Advertisements
Categories: Comment Tags:

Charles Spurgeon’s Letters-Letter 144

November 23, 2017 Leave a comment

TO REV. WILLIAM CUFF

WESTWOOD, JUNE 26, 1885.

MY DEAR MR. CUFF, —

I have gone carefully into this case, and though I have the utmost faith in you and your brethren I still think that my decision is the right one. We must not mislead this excellent brother. Providence has placed him in a position of comfort and usefulness and he is tempted to sacrifice it for one of hardship and small success. No one who has written about him anticipates any marked success, even you only look for mediocrity. Of his goodness and zeal I have no doubt, but he has a painful hesitancy in speech, and a fondness for hard words; and it would be a pity for him to give up his calling at his age, and with his family, unless we could predict for him some special success.

I would do almost anything to prove my confidence in you, but I have the conviction that you very much agree with this opinion of mine, and are only moved from it by the sorrow of our brother. I am sympathetic too, but I had rather grieve him now than lead him into life-long regret. I have no doubt about the unusual worthiness of Mr.L____ but as far as I can judge, the step which he proposes is so unwise that I dare not be a party to it.

Can you preach for me on the evening of July 26th?

Yours ever lovingly,

C. H. SPURGEON.

A Treatise on Church Order: Local Churches- Chapter II- Section III- False Professors

November 22, 2017 Leave a comment

CHAPTER II

SECTION III.–FALSE PROFESSORS

The disciples of Christ, in obeying their Master’s command to love one another, are liable to mistake the proper objects of the love enjoined. Men who have not the Christian spirit, frequently assume the Christian name; and, since none but God can search the heart, such men frequently obtain admittance among the followers of Christ, and are for a time reckoned true disciples. For wise reasons, some of which we are able to comprehend, Christ did not pray that his people should be taken out of the world. Though the relation which they sustain to the men of the world is often an occasion of painful trial, it gives an opportunity for duties that are profitable to themselves and to mankind, and honorable to God. In like manner, their relation to false professors, gives occasion for the exercise of patience and forbearance, and of careful self-examination.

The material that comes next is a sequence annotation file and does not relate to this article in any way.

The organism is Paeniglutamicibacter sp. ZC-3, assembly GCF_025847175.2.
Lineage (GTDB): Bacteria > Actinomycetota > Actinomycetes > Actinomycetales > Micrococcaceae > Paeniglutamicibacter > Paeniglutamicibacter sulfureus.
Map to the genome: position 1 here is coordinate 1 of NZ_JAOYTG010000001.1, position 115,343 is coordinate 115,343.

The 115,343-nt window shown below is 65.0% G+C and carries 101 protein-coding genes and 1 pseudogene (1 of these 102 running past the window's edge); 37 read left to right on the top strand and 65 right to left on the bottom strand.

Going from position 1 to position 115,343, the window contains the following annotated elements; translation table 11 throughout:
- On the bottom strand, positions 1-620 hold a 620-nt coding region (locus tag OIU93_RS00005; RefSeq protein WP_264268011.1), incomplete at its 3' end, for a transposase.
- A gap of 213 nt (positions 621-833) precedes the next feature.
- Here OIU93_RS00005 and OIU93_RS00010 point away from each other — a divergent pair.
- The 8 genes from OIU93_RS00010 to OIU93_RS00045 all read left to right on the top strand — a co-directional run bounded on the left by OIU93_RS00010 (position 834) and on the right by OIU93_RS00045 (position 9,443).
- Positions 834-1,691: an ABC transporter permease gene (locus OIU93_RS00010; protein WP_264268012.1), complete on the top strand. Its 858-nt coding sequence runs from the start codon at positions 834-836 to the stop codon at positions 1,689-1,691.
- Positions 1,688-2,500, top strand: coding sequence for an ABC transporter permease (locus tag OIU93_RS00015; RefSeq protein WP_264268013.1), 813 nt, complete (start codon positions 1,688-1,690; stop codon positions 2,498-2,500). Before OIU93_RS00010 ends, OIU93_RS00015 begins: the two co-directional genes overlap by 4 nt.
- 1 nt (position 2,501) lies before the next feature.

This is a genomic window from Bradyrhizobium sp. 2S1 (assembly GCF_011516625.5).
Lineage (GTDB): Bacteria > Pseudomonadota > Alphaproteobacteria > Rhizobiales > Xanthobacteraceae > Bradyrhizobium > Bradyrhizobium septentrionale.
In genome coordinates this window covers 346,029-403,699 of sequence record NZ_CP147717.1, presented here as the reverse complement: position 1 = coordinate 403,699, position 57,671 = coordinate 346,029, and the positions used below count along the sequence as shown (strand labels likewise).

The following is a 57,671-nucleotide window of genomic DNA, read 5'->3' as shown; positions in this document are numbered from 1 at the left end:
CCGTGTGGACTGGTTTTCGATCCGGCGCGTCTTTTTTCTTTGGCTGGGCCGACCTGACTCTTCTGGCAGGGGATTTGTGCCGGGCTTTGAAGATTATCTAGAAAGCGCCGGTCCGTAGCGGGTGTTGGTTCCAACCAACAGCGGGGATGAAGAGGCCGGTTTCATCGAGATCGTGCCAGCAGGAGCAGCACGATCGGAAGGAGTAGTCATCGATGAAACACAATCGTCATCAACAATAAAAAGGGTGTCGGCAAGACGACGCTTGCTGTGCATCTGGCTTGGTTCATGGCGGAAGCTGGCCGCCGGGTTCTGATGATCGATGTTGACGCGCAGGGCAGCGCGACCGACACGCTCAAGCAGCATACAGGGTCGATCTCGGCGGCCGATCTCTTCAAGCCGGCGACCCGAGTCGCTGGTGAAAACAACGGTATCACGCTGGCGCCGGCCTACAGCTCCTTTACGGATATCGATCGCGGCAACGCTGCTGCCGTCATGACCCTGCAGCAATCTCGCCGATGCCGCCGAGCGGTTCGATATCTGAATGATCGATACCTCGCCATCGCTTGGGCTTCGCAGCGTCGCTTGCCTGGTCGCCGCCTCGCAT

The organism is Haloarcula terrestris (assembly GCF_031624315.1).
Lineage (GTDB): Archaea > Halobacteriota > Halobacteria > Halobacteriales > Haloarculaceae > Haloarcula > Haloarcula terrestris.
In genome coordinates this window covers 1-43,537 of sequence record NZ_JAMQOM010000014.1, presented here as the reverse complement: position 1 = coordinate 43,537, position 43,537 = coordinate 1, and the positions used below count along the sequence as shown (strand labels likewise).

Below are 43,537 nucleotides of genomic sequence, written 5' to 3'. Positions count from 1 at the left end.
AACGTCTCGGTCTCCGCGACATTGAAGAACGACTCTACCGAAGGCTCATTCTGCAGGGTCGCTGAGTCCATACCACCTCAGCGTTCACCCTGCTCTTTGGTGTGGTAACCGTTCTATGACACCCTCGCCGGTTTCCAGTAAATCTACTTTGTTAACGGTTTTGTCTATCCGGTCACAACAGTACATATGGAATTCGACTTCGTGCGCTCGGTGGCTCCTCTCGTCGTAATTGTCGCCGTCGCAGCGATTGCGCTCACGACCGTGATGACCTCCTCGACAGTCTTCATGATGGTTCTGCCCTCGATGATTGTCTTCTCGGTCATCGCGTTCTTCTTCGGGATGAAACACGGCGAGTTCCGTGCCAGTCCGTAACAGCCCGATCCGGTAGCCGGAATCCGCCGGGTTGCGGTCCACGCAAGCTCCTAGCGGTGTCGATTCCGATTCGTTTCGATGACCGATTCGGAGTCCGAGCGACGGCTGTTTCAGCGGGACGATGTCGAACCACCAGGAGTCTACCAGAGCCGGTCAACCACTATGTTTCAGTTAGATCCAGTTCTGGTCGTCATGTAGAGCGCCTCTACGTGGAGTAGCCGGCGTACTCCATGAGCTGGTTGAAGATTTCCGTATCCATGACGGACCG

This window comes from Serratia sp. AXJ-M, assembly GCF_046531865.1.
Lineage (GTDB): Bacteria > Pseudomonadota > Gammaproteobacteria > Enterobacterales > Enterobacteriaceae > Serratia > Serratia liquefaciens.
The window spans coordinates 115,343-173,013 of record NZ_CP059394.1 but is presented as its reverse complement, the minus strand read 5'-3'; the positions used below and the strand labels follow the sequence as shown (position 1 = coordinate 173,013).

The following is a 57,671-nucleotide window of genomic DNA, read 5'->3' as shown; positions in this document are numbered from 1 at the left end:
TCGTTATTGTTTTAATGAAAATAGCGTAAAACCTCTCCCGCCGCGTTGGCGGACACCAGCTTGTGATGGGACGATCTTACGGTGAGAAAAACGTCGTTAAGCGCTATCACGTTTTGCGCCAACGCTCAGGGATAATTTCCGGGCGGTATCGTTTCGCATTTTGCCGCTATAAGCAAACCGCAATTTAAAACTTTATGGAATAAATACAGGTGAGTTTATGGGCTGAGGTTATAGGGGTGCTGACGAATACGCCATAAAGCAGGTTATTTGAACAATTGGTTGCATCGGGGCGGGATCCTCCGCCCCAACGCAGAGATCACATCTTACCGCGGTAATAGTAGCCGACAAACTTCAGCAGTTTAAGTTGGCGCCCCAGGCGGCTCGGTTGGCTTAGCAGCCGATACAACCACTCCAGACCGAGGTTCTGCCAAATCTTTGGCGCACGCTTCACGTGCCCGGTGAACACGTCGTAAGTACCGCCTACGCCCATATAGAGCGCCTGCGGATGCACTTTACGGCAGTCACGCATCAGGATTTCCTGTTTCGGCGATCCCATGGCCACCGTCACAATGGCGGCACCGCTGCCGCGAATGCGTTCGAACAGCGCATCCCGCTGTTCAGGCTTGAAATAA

Local churches possess external organization; and in this organization, human agency is employed. Men unite in it, on the principle of mutual recognition of each other as disciples of Christ. Since God has not endowed the members of a church with the power to search the heart, it is possible for persons, whose hearts have not been sanctified by the Holy Spirit, to obtain admission into a local church. It is not Christ’s law that such persons should be received; but they obtain admittance through the fallibility of those to whom the execution of the law has been intrusted.

Since every church on earth has probably one or more false professors in it, and since Christ has not authorized the admission of false professors, it may be questioned whether, strictly speaking, there is a Christian church on earth. But it may be questioned, with equal propriety, whether any individual man should be called a Christian, since no man is fully conformed to the law of Christ. Some, on the other hand, have thought that because no church on earth is perfectly free from false professors, it is folly to aim at a perfect church. But we may, with equal propriety, charge any individual man with folly who is striving after personal perfection. The duty of every individual is, to press toward the mark, for the prize of the high calling of God in Christ Jesus; and the duty of every church, and of every church-member, is, to strive in every lawful way for church perfection. Though full perfection may not be attained, yet approach to it sufficiently rewards our continual effort; and, apart from all respect to reward, we are obliged to this course, by the command of Christ.